Gabriel Langfeldt

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Gabriel Langfeldt
Born(1895-12-23)23 December 1895
Kristiansand, Norway
Died28 October 1983(1983-10-28) (aged 87)
Oslo, Norway

Gabriel Langfeldt (23 December 1895 – 28 October 1983)[1] was a Norwegian psychiatrist. He was a professor at the University of Oslo from 1940 to 1965. His publications centered on schizophrenia and forensic medicine. He was involved as an expert during the trial against Hamsun, and wrote a book about Quisling.[1][2]

Career in psychiatry[edit]

Born in Kristiansand to Carl Gerhard Magnus Langfeldt, a bank director, and his wife Gudrun Amalie Leversen,[1] Langfeldt obtained examen artium at Kristiansand Cathedral School and became Candidate of Medicine at the University of Oslo in 1920. He earned his degree in medicine in 1926 with a thesis on the endocrine glands and autonomic nervous system in relation to schizophrenia.[1]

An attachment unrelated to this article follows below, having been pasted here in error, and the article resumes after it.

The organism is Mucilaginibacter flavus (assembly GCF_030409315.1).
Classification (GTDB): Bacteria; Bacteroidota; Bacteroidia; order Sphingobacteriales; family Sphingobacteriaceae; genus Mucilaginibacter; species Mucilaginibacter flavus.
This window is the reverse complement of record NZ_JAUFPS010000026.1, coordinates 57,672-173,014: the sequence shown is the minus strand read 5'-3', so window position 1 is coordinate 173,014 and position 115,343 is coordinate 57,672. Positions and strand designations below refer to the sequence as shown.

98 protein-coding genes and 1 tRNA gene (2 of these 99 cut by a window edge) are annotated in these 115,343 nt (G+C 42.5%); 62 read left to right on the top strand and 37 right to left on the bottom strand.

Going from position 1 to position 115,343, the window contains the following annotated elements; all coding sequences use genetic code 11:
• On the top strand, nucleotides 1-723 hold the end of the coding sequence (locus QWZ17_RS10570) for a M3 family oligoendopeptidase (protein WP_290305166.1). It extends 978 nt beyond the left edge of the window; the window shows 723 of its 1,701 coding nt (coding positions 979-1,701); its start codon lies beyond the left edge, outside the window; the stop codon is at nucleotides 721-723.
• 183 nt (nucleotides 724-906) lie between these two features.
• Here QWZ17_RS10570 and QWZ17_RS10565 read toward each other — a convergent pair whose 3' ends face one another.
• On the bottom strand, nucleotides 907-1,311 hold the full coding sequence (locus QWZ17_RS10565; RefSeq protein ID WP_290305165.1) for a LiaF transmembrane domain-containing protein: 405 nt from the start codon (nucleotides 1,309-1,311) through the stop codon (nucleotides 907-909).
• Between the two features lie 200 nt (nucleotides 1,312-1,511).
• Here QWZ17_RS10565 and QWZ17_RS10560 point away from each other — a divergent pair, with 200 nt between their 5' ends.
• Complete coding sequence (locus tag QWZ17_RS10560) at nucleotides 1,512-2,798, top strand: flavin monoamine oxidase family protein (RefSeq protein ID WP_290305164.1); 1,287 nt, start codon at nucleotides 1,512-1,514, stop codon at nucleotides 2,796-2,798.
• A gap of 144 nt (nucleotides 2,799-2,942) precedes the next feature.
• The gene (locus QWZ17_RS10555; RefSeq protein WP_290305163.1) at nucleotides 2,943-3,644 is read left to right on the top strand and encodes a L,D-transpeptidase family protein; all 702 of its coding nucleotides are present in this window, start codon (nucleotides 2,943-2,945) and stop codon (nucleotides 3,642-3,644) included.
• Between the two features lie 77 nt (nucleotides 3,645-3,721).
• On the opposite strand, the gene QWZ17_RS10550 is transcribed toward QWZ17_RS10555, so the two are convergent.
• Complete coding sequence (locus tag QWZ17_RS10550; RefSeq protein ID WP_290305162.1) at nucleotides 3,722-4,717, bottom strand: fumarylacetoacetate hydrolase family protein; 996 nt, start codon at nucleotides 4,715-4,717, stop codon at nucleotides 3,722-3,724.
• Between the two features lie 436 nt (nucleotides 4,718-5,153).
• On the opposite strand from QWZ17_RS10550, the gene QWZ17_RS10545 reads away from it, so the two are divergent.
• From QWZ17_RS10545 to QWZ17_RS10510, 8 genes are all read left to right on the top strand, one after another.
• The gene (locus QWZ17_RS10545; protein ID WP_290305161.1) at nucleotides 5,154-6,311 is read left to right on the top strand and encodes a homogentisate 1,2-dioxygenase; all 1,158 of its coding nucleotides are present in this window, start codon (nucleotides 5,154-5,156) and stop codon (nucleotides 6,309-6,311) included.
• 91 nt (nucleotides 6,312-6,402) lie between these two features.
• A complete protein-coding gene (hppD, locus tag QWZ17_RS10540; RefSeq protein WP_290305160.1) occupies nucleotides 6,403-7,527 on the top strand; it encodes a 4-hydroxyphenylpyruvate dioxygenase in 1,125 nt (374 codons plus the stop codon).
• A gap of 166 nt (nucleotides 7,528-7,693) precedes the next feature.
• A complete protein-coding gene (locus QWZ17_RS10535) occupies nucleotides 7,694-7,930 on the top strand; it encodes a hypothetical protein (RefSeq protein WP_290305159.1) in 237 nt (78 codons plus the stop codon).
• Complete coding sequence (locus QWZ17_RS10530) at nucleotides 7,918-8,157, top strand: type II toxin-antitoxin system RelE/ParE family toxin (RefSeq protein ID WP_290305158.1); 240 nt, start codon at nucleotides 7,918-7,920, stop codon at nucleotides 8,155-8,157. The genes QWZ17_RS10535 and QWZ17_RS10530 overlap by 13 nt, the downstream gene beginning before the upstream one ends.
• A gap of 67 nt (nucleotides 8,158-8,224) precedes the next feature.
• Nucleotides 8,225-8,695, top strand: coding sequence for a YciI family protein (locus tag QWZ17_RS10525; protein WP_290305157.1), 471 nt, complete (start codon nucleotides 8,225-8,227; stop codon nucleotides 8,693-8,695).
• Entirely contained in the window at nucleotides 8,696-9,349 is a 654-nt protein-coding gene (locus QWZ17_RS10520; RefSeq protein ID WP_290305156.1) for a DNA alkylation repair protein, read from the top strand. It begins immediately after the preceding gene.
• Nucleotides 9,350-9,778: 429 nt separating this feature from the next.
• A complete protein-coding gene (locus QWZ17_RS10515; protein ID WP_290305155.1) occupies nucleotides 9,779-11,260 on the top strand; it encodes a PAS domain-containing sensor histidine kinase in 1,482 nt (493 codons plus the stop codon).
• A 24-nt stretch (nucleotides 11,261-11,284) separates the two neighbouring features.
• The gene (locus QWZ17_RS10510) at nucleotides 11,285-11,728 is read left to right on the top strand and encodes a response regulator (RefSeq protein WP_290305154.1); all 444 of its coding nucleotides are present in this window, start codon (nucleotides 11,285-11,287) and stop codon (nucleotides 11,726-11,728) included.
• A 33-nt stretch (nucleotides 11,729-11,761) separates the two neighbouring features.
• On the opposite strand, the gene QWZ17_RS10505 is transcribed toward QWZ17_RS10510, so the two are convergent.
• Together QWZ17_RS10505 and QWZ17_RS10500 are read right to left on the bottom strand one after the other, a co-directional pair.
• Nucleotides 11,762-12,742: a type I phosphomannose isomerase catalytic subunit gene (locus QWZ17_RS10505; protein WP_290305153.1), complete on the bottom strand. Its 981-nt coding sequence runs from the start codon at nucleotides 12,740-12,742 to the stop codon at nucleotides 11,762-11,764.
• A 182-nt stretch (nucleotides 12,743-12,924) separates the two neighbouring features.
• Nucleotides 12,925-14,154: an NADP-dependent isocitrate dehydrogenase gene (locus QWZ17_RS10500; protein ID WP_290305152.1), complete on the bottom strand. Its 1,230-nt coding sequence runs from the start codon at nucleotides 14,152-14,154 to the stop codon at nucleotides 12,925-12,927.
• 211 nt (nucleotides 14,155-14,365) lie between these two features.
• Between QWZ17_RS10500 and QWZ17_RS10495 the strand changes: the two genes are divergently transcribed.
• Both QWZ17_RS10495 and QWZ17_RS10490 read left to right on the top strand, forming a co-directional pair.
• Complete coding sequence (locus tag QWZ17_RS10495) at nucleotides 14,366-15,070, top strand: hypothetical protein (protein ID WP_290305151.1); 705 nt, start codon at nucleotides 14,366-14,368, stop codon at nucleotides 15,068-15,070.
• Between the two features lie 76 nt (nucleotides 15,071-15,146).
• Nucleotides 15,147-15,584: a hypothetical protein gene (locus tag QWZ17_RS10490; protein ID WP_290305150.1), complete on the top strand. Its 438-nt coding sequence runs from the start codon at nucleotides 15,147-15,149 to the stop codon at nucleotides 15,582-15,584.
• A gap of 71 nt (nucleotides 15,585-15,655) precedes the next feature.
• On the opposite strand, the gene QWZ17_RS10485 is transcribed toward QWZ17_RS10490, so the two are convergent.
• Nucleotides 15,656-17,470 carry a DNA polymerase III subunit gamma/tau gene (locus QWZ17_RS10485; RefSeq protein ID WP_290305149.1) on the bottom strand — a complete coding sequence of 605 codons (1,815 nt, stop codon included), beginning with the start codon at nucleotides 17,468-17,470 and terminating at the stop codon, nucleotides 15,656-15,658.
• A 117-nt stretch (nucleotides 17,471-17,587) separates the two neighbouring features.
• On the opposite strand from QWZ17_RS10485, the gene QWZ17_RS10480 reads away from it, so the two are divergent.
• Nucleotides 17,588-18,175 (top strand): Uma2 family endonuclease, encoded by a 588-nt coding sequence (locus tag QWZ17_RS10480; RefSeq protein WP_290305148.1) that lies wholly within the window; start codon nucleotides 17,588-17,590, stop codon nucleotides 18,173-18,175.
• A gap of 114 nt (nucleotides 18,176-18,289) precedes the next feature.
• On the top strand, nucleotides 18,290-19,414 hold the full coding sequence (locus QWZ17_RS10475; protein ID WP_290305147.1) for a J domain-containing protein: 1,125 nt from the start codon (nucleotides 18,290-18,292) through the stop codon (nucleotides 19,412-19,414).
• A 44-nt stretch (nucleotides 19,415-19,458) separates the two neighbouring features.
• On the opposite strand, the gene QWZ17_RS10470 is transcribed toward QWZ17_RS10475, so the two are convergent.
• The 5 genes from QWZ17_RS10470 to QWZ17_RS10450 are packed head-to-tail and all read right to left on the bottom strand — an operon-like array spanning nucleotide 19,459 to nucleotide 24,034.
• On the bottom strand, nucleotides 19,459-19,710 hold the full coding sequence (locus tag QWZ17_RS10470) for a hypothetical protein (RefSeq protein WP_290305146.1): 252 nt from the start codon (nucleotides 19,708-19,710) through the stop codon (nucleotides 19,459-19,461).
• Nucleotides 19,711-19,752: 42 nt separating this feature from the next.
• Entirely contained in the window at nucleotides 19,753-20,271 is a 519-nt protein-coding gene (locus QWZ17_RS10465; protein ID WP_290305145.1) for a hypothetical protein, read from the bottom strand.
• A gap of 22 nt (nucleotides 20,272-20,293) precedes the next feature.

After working as a district physician and hospital physician, Langfeldt became assistant physician at Neevengården Hospital in Bergen in 1923, and worked there until 1929 when he became a psychiatrist with the police.[1] As a police psychiatrist, he started the first observation department for psychiatric patients in an effort to avoid having to put them in prison while they were waiting for an ordinary hospital place.[3]

In 1935, he started working at the psychiatric clinic of the University of Oslo. He became leader of the clinic in 1940, appointed by the German-led occupation administration and confirmed by the legitimate Norwegian government in 1945.[1]